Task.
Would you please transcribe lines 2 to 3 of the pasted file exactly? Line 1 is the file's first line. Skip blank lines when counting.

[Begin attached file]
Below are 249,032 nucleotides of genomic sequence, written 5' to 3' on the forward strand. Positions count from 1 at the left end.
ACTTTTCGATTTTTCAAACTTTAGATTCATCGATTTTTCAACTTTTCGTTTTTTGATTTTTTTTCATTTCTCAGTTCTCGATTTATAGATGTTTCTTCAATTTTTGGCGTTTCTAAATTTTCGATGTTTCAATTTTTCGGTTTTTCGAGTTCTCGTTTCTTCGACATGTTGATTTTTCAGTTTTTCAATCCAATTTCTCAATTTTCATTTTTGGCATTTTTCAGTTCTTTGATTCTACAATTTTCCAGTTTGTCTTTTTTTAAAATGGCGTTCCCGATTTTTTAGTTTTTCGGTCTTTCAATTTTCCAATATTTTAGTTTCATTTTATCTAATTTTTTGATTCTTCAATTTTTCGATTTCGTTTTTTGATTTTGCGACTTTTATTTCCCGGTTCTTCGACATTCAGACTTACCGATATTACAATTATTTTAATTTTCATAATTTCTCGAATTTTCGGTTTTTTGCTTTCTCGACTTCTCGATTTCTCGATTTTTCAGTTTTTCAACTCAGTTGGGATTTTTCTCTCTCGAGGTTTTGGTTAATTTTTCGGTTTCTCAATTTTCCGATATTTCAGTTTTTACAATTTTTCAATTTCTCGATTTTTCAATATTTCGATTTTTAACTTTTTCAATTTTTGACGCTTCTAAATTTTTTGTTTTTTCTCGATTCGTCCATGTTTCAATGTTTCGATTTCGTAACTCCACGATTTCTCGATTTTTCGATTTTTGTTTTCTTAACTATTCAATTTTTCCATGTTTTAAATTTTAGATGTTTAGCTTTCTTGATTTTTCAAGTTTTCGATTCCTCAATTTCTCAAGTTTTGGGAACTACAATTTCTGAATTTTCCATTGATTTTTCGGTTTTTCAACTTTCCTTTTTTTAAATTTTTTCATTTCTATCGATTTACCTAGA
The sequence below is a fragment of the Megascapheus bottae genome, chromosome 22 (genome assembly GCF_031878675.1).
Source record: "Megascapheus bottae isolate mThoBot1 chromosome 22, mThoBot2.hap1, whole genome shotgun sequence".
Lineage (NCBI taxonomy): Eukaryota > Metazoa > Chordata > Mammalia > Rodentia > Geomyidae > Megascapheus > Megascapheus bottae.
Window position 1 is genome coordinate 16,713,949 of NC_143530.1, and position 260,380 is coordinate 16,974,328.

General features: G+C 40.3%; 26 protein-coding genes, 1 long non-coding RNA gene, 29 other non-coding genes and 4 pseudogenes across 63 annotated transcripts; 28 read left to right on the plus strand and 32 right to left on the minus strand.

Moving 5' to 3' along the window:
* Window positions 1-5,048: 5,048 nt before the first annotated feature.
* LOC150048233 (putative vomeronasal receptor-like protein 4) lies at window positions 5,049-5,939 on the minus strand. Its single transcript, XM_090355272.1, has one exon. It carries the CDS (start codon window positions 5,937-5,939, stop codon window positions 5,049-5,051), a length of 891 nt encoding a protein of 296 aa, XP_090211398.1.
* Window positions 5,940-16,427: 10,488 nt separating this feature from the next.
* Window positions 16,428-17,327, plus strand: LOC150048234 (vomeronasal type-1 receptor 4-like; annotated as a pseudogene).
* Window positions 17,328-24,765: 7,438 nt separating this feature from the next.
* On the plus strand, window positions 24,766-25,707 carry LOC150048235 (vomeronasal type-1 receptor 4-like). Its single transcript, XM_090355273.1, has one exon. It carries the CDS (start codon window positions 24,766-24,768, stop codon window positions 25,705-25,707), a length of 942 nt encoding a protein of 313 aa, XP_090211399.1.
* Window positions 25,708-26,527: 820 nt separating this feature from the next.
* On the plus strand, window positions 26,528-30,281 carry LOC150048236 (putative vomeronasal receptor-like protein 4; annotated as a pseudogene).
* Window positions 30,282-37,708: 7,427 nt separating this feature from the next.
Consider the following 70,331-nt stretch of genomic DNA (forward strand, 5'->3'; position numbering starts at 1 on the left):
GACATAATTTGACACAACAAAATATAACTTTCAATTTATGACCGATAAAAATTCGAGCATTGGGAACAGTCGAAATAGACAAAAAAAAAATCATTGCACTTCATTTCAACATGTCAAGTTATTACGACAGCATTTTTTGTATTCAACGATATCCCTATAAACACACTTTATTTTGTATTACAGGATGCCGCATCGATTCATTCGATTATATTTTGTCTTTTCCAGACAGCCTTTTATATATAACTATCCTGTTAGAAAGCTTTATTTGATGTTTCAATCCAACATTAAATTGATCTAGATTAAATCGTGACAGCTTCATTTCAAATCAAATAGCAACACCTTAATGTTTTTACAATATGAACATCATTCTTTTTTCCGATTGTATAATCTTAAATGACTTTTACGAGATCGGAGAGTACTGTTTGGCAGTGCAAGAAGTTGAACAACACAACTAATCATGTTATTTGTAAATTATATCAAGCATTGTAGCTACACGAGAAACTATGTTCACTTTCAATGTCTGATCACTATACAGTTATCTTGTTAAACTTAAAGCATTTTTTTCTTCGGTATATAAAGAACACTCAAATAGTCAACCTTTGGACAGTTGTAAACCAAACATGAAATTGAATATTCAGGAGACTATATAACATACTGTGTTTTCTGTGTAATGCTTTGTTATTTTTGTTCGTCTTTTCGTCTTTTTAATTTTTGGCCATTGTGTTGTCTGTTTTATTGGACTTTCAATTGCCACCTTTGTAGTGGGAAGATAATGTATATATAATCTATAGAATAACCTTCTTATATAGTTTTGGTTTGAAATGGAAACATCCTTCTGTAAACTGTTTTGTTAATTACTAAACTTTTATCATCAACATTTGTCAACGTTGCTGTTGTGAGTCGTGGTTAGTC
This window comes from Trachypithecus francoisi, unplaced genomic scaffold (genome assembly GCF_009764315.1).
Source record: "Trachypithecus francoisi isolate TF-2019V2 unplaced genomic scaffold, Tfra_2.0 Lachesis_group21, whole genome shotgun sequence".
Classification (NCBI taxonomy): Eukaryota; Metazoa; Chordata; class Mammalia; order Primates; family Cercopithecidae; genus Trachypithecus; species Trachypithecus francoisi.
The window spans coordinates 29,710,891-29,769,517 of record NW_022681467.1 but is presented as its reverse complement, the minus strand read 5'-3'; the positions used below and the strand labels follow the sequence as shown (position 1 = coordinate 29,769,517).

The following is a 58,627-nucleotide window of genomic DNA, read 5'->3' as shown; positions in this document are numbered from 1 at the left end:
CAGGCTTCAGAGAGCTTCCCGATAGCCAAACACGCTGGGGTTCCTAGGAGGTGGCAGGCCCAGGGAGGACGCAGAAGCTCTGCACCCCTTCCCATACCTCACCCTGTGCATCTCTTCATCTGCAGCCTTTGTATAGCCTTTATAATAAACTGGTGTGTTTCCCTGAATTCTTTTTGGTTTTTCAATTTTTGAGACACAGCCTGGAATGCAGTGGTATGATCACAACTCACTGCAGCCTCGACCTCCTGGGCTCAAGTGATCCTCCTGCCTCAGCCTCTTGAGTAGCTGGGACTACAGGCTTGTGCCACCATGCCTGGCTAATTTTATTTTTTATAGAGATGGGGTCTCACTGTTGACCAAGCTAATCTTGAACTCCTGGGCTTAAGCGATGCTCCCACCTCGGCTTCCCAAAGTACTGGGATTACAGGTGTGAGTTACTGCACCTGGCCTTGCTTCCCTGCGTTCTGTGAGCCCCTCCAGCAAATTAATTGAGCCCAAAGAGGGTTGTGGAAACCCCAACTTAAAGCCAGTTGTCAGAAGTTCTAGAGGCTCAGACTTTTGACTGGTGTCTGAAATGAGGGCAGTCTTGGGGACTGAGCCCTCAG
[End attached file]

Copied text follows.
ACTTTTCGATTTTTCAAACTTTAGATTCATCGATTTTTCAACTTTTCGTTTTTTGATTTTTTTTCATTTCTCAGTTCTCGATTTATAGATGTTTCTTCAATTTTTGGCGTTTCTAAATTTTCGATGTTTCAATTTTTCGGTTTTTCGAGTTCTCGTTTCTTCGACATGTTGATTTTTCAGTTTTTCAATCCAATTTCTCAATTTTCATTTTTGGCATTTTTCAGTTCTTTGATTCTACAATTTTCCAGTTTGTCTTTTTTTAAAATGGCGTTCCCGATTTTTTAGTTTTTCGGTCTTTCAATTTTCCAATATTTTAGTTTCATTTTATCTAATTTTTTGATTCTTCAATTTTTCGATTTCGTTTTTTGATTTTGCGACTTTTATTTCCCGGTTCTTCGACATTCAGACTTACCGATATTACAATTATTTTAATTTTCATAATTTCTCGAATTTTCGGTTTTTTGCTTTCTCGACTTCTCGATTTCTCGATTTTTCAGTTTTTCAACTCAGTTGGGATTTTTCTCTCTCGAGGTTTTGGTTAATTTTTCGGTTTCTCAATTTTCCGATATTTCAGTTTTTACAATTTTTCAATTTCTCGATTTTTCAATATTTCGATTTTTAACTTTTTCAATTTTTGACGCTTCTAAATTTTTTGTTTTTTCTCGATTCGTCCATGTTTCAATGTTTCGATTTCGTAACTCCACGATTTCTCGATTTTTCGATTTTTGTTTTCTTAACTATTCAATTTTTCCATGTTTTAAATTTTAGATGTTTAGCTTTCTTGATTTTTCAAGTTTTCGATTCCTCAATTTCTCAAGTTTTGGGAACTACAATTTCTGAATTTTCCATTGATTTTTCGGTTTTTCAACTTTCCTTTTTTTAAATTTTTTCATTTCTATCGATTTACCTAGA
The sequence below is a fragment of the Megascapheus bottae genome, chromosome 22 (genome assembly GCF_031878675.1).